Tranquilizer Withdrawal Symptoms and Signs and Detoxification
Tranquilizers are a group of drugs used in the treatment of anxiety or sleep disorders. Tranquilizers work through calming the patient’s nervous system and have many of the same effects as alcohol. Because they are so successful in reducing anxiety, tranquilizers are commonly abused. Tranquilizer withdrawal can result when the use of the drug is discontinued.
A number of withdrawal symptoms accompany the withdrawal process. These symptoms can include sweating, shaky hands, insomnia, rapid heartbeat, and anxiety. The symptoms experienced with withdrawal vary in strength depending on the length of tranquilizer use or the strength of the tranquilizers taken.
Tranquilizer withdrawal symptoms usually begin within 24 hours after taking the last dose. Once they begin, symptoms can last as long as two to four weeks.
Stopping tranquilizer use without experiencing strong withdrawal symptoms requires detoxification under the care of medical personnel. The detox process usually involves the introduction of an alternative tranquilizer into the patient’s system that has a limited effect on the user. This alternative is then reduced slowly until the patient is drug-free.
Withdrawing from Tranquilizers: Treatment Methods and Options for Help
Tranquilizer withdrawal treatment greatly increases the chances of successfully stopping the use of tranquilizers. The tapering process of withdrawal treatment can take a period of weeks to complete. A longer-acting benzodiazepine or barbiturate is commonly used as the alternative drug introduced into the patient’s system for the tapering procedure.
The alternative drug is given to the patient in an initial dosage amount that is sufficient to hold off the tranquilizer withdrawal symptoms. Once the initial dosage is set, the patient is held at that dosage level for two days. This holding period gives the patient’s body time to adjust to the new drug.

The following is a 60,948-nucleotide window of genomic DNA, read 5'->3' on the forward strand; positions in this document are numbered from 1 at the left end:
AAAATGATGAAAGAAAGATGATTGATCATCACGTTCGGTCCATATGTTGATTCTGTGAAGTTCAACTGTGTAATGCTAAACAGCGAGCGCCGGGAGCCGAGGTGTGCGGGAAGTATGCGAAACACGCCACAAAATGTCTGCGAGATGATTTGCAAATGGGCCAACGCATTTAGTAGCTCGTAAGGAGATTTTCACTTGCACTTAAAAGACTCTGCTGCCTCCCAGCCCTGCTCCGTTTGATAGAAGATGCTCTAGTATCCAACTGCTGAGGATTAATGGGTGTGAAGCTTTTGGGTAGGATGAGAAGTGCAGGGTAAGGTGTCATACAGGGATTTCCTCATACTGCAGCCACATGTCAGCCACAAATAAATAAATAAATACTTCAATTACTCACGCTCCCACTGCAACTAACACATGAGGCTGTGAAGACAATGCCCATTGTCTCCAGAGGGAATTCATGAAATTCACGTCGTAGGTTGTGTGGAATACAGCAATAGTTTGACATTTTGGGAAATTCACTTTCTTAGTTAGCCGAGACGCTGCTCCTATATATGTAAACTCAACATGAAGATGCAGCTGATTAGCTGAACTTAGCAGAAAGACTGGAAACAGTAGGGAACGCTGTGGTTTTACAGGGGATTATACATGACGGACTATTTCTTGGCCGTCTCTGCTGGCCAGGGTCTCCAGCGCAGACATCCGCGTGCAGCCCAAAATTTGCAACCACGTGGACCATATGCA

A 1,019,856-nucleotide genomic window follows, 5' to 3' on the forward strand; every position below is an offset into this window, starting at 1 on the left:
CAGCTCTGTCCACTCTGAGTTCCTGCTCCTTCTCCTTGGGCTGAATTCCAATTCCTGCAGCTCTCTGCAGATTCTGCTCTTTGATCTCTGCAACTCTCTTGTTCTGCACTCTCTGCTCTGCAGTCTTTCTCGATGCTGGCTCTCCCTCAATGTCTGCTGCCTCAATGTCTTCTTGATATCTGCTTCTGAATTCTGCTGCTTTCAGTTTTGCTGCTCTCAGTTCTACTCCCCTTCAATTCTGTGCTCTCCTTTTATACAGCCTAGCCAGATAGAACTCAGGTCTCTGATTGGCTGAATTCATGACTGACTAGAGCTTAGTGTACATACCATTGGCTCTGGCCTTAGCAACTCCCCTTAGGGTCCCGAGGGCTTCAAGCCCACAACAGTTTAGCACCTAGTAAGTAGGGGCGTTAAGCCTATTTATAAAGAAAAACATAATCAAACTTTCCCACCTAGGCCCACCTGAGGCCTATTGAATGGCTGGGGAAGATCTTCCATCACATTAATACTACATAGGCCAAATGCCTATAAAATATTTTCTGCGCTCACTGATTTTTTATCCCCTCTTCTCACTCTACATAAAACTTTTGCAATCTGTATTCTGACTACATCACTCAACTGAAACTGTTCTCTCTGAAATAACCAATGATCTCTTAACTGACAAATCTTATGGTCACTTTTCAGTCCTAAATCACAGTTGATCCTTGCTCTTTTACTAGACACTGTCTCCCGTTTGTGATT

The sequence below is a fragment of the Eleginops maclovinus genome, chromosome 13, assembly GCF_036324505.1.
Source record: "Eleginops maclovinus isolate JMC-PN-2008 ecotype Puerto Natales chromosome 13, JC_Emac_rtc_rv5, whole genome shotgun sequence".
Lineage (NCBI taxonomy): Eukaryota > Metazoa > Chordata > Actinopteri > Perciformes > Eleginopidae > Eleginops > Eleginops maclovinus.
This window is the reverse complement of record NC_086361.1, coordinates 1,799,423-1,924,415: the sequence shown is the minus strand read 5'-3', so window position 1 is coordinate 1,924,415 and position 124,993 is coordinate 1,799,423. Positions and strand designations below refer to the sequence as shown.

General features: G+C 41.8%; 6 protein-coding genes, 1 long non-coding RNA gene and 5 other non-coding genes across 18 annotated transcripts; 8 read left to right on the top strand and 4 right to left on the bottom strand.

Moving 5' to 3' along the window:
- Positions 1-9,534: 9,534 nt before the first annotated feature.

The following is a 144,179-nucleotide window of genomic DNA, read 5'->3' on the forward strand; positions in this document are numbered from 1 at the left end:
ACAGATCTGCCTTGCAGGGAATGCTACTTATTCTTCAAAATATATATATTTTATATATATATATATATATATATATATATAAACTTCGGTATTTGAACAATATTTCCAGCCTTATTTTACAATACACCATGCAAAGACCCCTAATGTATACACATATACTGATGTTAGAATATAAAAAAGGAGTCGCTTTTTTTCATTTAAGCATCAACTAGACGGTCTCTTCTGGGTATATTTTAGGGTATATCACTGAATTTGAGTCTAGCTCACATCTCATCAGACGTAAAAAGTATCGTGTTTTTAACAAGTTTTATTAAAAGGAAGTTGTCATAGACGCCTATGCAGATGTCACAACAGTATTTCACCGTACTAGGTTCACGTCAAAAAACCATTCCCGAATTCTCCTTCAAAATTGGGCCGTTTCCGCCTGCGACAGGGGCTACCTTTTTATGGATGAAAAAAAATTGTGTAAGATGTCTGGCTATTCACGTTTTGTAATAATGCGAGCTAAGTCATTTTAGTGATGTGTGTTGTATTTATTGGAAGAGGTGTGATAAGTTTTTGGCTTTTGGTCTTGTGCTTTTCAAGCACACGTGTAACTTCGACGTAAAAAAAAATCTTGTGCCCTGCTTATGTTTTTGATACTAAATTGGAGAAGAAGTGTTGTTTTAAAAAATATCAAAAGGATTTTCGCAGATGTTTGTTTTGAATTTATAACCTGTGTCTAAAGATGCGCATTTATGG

After the adjustment period, the dosage is reduced by 10 percent each day until the amount of the dose given the patient is 10 percent of the initial dosage level. This dosage is further reduced over a period of three to four days, after which the drug is stopped completely.
Because the alternative drug is itself a tranquilizer, withdrawal symptoms should not occur during the withdrawal period. The reduction of the drug decreases the possible effects of the withdrawal once the drug is stopped. This allows the patient to go through detoxification with either no withdrawal symptoms at all or only mild withdrawal symptoms experienced.
Detoxing, Addiction Treatment Rehab and Recovery
Detoxing through the tapering process requires careful monitoring of the patient’s progress. At any point during the process withdrawal symptoms may occur. To deal with these symptoms medical personnel can increase the dosage slightly to allow the patient further adjustment time to the lower drug levels in the patient’s body. This level of monitoring is best done on an inpatient basis within a treatment facility.
Removing the tranquilizer from the patient’s body is likely to cause a recurrence of the original condition that the tranquilizer was given to treat. When the withdrawal process occurs in a treatment facility, medical personnel are on hand to provide the expertise necessary to find an alternative treatment process.
The treatment may even be started during the detox process if the new medication is compatible for use with those medications being provided during detoxification. For recreational users, a treatment facility can also offer drug counseling to deal with the underlying issues that caused the drug use. This counseling can teach the user methods of coping with those underlying issues to avoid the desire for future drug use.
|Tranquilizer Information at a Glance|
|Form, Intake, and Dosage||Interactions and Complications|
|Effects and Adverse Reactions||Substance Abuse|
|Physiological Problem Signs and Symptoms||Dependence and Addiction Issues|
|Legal Schedules and Ratings|
Questions and Answers (FAQ)
How Long Do Tranquilizer Withdrawals Last?
The average timeline for withdrawal symptoms can range from one week to several weeks. The length and severity depend on the duration of tranquilizer usage by patients.
Do You Have a List Popular Slang or Street Names for Tranquilizers??
Downers, Sleepies, Sleeping pills, candy
Are There any Home Remedies for Getting Clean Safely?
While there are a number of supposedly successful natural remedies and alternative medicines that promise to relieve the stress of detoxification, you should seek professional help if you want to ensure a successful detox. Trying a home remedy instead of contacting a rehabilitation center can waste valuable time, so if you’re looking for safe, effective recovery, it’s best to contact a physician or medical professional.
How Long Does it Take to Detox from Tranquilizers?
Different tranquilizers will stay in the system for different amounts of time. Some can remain in the body for days or weeks after last use. To research your community’s options for treatment and support, try visiting out locator page or calling 1-888-935-1318 to get the help you need for you or the ones you love.